Flint Firefighter, Coach, and Mentor
May 15, 2019 (Segment 2)
Flint area sports have long been characterized by an egalitarian approach, and although travel sports and pay-to-play are threatening to change that dynamic forever, there is one sport that has long-since been a tougher nut to crack for inner city kids of modest means: ice hockey. The costs and complexity involved in playing the sport have made it challenging for many to access it, and this is particularly true in Flint’s black community. Hockey is historically not a diverse sport, and if you had to pick one place where that lack of diversity has been particularly glaring, it’s not a stretch to say that one of the greatest sports towns ever - Flint - might be a good place to start looking for answers. Well to answer that bell you’ll find one Rico Phillips.
A Flint Southwestern Colt, and current Quartermaster in the Flint Fire Department, he took a shine to hockey at an early age, and decided that unwritten rules of who ought to be playing certain sports just didn’t apply to him. But he didn’t stop there. He founded the Flint Inner City Youth Hockey Program in 2010 and hasn’t looked back since. It’s a landmark program that offers completely FREE ice hockey to any Flint kids who want to give it a go. Supported by generous grants from places like Perani Arena and Perani Sports, and donated time by area high school hockey players, and veterans of the city leagues, including former Flint Central Indian hockey players like local business owner and painter Larry Bonham, he has developed the league in to a truly historic program.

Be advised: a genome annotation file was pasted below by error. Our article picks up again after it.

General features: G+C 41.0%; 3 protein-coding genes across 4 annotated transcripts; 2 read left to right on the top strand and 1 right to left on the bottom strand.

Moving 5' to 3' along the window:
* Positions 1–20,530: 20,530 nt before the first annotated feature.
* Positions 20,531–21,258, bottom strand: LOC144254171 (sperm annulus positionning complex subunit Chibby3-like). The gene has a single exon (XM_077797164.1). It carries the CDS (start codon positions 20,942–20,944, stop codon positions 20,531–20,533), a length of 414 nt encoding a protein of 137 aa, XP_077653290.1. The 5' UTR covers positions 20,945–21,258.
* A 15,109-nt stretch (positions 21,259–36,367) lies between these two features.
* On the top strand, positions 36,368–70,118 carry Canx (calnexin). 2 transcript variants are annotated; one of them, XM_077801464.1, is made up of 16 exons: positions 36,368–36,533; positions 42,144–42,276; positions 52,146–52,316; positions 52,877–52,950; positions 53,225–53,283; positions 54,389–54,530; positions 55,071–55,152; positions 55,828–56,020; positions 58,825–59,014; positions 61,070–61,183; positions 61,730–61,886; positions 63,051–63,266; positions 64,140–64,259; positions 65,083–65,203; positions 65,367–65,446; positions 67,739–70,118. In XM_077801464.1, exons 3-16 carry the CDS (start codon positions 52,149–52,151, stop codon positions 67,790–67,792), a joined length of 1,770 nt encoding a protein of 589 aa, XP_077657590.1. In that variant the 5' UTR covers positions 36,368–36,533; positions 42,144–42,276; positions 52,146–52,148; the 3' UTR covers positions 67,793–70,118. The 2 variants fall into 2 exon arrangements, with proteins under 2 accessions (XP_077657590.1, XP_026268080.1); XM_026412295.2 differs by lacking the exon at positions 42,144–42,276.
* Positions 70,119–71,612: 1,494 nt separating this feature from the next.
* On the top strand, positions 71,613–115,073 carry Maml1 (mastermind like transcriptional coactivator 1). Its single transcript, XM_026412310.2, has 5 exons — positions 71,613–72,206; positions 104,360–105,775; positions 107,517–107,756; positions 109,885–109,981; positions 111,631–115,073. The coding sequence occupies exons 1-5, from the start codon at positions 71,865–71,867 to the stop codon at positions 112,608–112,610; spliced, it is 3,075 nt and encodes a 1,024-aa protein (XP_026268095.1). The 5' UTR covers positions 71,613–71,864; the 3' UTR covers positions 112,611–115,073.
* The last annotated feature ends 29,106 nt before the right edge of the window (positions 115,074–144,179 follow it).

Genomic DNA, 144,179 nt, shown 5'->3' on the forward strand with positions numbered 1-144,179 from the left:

Rico teaches a lot more than just hockey. Leadership skills, character building, integrity, sportsmanship, and cultural diversity are all part of the mix. During the most recent nine week course Willie O’ Ree visited to get a first hand look at the program. O’Ree is the first black hockey player in the NHL, playing forward for the Boston Bruins, he is the first to crack the color line in hockeys’ premiere league, and is an iconic figure in both the cultural milieu, and sports alike. As a result of this Phillips is now one of three finalists for the coveted Willie O’Ree Community Hero Award, which will be revealed at the 2019 NHL Awards held at Mandalay Bay, in Las Vegas, on June 19th.
It’s just another example of history meeting sports, meeting cultural change and progress, all under the banner of Flintstone RESILIENCE. In other words….a perfect guest for “Fish and the Flint Chronicles” and a true member of the Flint Chronicles Hall of Fame